One of the few things I did not like about my Rancilio Silvia was having to add water to the reservoir. For a while, there was no way around it. My coffee station was on the wrong side of the kitchen. After I mentioned it a couple of times, my wife said that I could move my coffee stuff to the refrigerator & sink side of the room. Hurray!
I'd already planned the process, of course. I would get a float valve, mount it in the reservoir lid, connect it to copper tubing (icemaker size) and then to the icemaker water line. Since I already had an icemaker connection for my refrigerator, I planned to make a manifold out of a T-connector so I could feed both the Silvia and the icemaker. I figured that I didn't need a drain hookup, since there was never much water in the Silvia's catch tray anyway.
Then, the day came. First, I just moved the Rocky and Silvia across the room, so it was beside the refrigerator. I thought I'd try it for a few days to make sure I really liked it there, and then make the water line connection. I also knew that there was a new refrigerator coming, as our 27-year-old one was making clanking sounds.
While we were looking at Home Depot for a new refrigerator (ended up getting a Sears one, though), I found a GE icemaker line that was plastic tubing, flared at both ends, complete with standard flare nuts. For the hookup I envisioned, I bought two of these at about $5 each. I only needed one because the refrigerator came with its own icemaker hose.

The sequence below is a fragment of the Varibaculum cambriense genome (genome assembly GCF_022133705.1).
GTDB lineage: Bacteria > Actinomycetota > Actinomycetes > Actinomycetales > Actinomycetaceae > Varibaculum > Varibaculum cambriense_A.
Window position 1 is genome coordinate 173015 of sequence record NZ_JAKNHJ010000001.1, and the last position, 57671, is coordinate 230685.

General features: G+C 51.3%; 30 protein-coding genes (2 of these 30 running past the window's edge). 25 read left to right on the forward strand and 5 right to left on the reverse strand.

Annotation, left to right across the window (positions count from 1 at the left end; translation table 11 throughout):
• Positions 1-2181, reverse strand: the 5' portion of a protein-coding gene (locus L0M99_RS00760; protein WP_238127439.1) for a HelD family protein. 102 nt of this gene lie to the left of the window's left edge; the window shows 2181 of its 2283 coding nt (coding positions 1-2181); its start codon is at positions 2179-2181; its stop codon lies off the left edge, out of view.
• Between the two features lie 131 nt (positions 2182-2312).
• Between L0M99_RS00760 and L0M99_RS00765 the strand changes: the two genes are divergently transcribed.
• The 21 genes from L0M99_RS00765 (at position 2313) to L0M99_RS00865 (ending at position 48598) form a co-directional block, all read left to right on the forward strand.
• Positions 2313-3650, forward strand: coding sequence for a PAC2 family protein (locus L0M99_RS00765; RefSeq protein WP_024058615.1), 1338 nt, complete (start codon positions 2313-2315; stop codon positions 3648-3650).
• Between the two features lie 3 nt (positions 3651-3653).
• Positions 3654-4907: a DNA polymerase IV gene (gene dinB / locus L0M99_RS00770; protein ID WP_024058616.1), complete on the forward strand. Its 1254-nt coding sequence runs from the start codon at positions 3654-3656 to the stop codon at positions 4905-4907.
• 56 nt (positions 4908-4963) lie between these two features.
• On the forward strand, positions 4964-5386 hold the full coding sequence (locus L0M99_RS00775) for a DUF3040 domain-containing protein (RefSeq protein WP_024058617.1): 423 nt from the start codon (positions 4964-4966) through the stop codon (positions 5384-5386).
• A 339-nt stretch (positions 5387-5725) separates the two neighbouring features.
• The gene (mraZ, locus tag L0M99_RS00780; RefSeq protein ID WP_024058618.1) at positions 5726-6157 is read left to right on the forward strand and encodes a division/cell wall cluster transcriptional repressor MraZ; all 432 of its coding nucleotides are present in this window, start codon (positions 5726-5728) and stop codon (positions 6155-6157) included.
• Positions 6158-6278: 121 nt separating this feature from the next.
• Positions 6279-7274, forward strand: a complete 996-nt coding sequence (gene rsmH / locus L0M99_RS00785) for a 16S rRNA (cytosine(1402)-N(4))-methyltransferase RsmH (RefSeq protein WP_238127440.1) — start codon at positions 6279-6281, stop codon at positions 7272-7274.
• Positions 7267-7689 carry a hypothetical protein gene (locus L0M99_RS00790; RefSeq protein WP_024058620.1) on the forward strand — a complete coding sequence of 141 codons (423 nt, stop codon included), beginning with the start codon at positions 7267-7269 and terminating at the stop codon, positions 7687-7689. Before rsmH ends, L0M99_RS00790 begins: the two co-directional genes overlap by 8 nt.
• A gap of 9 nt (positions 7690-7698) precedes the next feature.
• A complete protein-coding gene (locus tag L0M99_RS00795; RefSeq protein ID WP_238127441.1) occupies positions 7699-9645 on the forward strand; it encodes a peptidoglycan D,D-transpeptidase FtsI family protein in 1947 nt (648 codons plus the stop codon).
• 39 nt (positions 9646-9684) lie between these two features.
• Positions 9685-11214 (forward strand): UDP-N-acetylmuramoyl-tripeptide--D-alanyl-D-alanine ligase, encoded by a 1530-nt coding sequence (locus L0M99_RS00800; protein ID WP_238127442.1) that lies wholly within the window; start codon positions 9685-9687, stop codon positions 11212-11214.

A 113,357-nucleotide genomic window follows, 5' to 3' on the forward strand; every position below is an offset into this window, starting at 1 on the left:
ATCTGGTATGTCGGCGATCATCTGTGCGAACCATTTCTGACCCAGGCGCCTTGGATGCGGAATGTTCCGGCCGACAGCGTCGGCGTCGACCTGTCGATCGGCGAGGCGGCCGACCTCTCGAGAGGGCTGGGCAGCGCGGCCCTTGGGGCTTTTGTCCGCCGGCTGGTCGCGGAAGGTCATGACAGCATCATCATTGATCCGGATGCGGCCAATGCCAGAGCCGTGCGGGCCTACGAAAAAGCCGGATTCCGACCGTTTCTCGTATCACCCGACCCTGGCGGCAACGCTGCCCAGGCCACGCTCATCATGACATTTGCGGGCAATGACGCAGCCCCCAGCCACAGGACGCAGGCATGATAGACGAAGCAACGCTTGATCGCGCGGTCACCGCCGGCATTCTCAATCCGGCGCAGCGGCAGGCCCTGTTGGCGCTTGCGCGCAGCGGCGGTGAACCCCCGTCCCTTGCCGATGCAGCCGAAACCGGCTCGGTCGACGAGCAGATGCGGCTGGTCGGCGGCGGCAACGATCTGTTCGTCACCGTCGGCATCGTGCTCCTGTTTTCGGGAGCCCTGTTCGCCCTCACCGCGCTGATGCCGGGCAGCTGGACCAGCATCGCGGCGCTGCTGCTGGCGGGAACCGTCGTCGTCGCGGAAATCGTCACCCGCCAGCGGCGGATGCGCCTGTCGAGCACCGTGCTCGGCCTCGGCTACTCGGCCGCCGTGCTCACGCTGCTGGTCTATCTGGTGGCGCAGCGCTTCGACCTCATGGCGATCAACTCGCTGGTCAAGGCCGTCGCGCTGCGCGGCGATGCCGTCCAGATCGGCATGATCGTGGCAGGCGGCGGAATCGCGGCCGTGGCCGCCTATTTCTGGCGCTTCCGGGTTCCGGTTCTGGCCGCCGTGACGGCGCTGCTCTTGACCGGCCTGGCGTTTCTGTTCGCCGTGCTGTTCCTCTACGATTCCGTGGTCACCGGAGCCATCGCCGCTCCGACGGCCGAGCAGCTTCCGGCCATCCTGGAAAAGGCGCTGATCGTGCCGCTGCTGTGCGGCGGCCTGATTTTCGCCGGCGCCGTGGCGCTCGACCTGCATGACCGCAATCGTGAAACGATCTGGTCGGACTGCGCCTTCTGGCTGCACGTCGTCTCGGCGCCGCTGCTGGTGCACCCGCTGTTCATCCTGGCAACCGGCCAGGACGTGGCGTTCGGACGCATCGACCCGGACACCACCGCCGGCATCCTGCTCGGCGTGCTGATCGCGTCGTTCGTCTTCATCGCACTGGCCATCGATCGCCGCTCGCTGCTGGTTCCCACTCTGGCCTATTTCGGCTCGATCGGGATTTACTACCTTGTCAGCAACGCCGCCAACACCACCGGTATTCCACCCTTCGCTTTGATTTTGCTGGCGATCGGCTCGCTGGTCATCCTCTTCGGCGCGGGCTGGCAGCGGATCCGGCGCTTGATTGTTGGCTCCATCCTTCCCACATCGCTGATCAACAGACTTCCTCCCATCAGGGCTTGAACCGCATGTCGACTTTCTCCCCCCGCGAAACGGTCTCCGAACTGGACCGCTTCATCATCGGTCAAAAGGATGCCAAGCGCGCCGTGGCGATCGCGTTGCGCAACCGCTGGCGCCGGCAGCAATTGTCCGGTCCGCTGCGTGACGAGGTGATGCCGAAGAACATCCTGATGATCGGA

One of the caveats for water line hookups -- if you're going to hook up a larger espresso machine, like an exchanger one, then most people recommend a 3/8" water line. This is because you can pull water out of the system faster than a 1/4" line can add it. Also, most of the more expensive machines have the water line direct-piped to the espresso machine pump (and have the drain hard-piped also).
Most refrigerator/icemaker water lines are 1/4". The Silvia has a two quart reservoir, so I'm just refilling the reservoir. If I'm brewing an espresso, the line and valve keep up with the water flow. If I'm getting hot water out the steam wand for an Americano, on the other hand, it seems like the line can't add enough water fast enough to keep up.
I've finally decided that it is just the mechanics of the float valve operating. After I fill about 6 ounces into a stainless pitcher, I can hear the water through the float valve as it closes slowly for another 4-5 seconds. However, if I pump 8 ounces or 16 ounces through the steam wand, that makes no difference on the subsequent 4-5 seconds — it is just float valve showly closing completely. This provides plenty of water for my needs.
Copyright © 2004-2006 Terry A. Stockdale. All rights reserved.